Jacksonville Catholic School wins the US Department of Education Conservation Award

Christ the King Catholic School in Jacksonville is one of 40 schools across the country to win the U.S. Department of Education’s Green Ribbon Award.

The award recognizes schools that reduce their environmental footprint, improve the health and wellbeing of students, and provide high quality education in sustainability.

“In order for us to be recognized by the Ministry of Education at the national level – usually large school districts with a lot of financial support win the award – this is just proof that even small places with a can-do attitude can succeed in helping children with their To give our best and to appreciate what God has created, and that is what our school is all about, ”said Stephanie Engelhardt, director of Christ the King.

Christ the King’s initiatives include working with St. John’s Riverkeeper to test water quality. Raising chickens and growing gardens; and the use of plastic water bottles is no longer necessary.

“One of our projects was to reduce the amount of plastic in our oceans on waterways because our school is right on Strawberry Creek here in Arlington,” said Stephanie Gagnon, STEM instructor. “So the student did a lot of research, background information and pricing, and we ended up getting all of the refillable water fountains on campus. In this first year we were able to save around 15,000 plastic bottles from our campus. ”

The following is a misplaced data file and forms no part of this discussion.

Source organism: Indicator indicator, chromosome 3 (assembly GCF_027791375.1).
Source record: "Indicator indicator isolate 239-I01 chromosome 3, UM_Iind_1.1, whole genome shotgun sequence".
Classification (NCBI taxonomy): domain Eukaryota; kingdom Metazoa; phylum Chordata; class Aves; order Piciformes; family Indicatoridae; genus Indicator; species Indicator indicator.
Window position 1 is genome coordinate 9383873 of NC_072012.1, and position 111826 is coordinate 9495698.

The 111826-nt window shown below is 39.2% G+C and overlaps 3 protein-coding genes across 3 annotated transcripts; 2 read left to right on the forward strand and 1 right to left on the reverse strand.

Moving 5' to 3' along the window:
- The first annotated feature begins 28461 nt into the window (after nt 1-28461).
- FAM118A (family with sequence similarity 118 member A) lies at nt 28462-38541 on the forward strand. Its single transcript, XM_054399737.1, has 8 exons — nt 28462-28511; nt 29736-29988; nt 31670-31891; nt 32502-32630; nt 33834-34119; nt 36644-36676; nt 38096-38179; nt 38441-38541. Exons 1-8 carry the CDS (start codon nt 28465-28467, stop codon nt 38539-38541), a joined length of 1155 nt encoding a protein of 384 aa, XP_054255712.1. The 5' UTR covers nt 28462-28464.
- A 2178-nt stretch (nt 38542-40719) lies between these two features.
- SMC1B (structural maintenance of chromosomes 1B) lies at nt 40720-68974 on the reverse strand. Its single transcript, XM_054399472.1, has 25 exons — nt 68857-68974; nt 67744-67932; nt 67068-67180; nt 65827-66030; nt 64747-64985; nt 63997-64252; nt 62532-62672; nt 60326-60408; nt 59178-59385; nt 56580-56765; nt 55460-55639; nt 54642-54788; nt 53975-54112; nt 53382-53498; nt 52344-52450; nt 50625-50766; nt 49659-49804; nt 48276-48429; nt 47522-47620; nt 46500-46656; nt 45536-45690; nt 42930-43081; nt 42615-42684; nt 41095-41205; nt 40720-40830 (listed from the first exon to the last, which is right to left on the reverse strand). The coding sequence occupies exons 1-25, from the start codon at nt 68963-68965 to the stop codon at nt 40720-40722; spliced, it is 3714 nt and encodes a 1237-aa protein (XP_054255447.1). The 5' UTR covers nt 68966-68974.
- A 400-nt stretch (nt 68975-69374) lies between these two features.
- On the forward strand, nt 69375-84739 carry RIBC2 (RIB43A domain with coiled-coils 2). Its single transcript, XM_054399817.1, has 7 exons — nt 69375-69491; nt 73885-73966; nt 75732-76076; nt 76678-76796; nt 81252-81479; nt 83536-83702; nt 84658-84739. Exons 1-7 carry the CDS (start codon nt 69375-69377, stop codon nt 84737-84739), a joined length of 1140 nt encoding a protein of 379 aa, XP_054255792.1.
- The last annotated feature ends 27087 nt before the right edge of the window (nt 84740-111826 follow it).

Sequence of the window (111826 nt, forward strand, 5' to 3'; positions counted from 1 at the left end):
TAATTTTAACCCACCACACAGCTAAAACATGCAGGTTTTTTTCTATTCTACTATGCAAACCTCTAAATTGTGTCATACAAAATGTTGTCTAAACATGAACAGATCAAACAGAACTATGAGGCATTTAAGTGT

Students collect food waste for composting and collect rain to irrigate the gardens. The school has also implemented solar panels, LED lighting, and programmable thermostats to reduce electricity bills.

The K-bis-8 Private School in the Arlington neighborhood is the only Catholic school and the only school in Florida to win the prestigious Green Ribbon Award. Christ the King is a Title I school and serves 280 students, 57% of whom are on a tax credit scholarship and 35% are minority students.

“Everyone here has an equal chance of success and that hands-on experience because you never know where your passion will be,” said Gagnon.

“We believe if we give them enough of these great experiences, they will find something that will make them do something really cool with their life, something they are passionate about.”

Contact Sydney Boles at [email protected] or on Twitter at @sydneyboles.

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